San Francisco school officials have some explaining – and complying – to do. Last year, the district failed to follow the strict rules attached to a $56 million, three-year federal grant to improve student performance at 10 of its lowest-performing schools. The schools could lose the second installment – about $18 million – if they don’t make adjustments. Read more: http://www.sfgate.com/cgi-bin/article.cgi?f=/c/a/2011/08/30/BAT11KTPED.DTL#ixzz1WeQbw3Di
As a reader of the News online I wanted to find an article that not only caught my eye, but also made me wonder “what the heck happened?” So I searched the newspapers in California hoping to find something that would intrigue me. In Robert M. Knight’s book Journalistic Writing he teaches us to focus on lede’s (the first lines) and how they should draw you in as a reader and therefore keep you reading. So I focused in on the first lines of stories hoping something would make me want to read on instead of move on.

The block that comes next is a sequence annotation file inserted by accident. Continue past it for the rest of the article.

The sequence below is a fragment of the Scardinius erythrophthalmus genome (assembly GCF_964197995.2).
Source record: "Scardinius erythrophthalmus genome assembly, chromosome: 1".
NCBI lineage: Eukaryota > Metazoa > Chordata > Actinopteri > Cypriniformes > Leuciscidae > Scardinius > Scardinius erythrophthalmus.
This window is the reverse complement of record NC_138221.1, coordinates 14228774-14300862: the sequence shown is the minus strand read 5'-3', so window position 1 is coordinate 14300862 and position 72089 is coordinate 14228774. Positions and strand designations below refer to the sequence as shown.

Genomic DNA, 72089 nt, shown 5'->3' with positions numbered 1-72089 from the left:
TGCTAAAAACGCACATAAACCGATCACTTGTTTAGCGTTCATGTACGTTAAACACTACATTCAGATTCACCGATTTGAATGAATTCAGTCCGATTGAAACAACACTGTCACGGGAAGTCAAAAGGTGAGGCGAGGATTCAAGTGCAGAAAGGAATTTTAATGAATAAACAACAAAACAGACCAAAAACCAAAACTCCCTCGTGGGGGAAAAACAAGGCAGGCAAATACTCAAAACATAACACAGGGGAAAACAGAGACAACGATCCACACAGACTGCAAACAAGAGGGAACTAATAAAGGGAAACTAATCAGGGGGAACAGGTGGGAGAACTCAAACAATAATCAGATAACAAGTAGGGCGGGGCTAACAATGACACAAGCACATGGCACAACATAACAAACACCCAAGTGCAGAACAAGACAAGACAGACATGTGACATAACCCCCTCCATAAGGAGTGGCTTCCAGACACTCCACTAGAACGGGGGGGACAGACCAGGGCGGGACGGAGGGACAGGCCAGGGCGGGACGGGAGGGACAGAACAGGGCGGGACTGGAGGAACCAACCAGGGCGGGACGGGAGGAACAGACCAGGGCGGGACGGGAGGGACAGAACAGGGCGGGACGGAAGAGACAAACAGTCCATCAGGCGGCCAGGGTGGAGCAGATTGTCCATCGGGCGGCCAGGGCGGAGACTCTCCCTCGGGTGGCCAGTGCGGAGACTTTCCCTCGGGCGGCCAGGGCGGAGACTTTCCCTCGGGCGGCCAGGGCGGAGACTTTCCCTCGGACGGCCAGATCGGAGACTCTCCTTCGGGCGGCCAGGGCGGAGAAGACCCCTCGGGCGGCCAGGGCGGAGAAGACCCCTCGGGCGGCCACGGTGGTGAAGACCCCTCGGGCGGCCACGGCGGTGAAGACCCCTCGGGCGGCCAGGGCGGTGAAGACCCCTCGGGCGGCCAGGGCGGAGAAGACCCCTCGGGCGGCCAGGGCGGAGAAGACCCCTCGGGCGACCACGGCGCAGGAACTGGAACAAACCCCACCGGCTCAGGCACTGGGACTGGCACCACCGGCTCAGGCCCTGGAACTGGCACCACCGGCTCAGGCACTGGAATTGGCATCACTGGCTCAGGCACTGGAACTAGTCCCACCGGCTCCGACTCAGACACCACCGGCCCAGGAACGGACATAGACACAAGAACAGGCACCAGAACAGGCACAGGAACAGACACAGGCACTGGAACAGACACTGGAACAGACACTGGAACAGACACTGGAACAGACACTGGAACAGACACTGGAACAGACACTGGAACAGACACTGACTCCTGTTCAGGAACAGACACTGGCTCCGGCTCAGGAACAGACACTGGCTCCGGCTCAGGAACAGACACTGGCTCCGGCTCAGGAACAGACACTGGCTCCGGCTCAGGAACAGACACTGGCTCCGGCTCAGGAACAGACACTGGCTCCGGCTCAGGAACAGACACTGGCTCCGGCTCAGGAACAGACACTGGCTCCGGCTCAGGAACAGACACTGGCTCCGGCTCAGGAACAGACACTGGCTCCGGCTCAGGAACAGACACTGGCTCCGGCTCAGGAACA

This particular article I found at the SFGate.com (seen above) which caught my attention immediately due to the lede written. I was a student in California and I had immediately been intrigued by the statement that the school officials had some explaining to do. I liked that this article did not mention in the first line why they had some explaining to do. If they had mentioned it then I would have the entire story and not be interested in reading the rest. I guess that is the whole point of a lede; to make a reader read on. This article was quite long, but I read through due to the information and outrageous numbers that were precisely placed in the story to keep me reading to find out more. A chart was even included to show which schools were doing which of the 4 Reforms given to them so that they can stay funded. This visual was great because it simplified the information into chart form instead of putting it into words; and perhaps if it had been done that way the readers would have become bored and stopped reading.
Sometimes the numbers can be a little daunting or boring to most, but when they are about children’s schools and people losing their jobs because of overall bad decisions people can’t help but be interested in this story. A successful lede leads to a successful story in this case.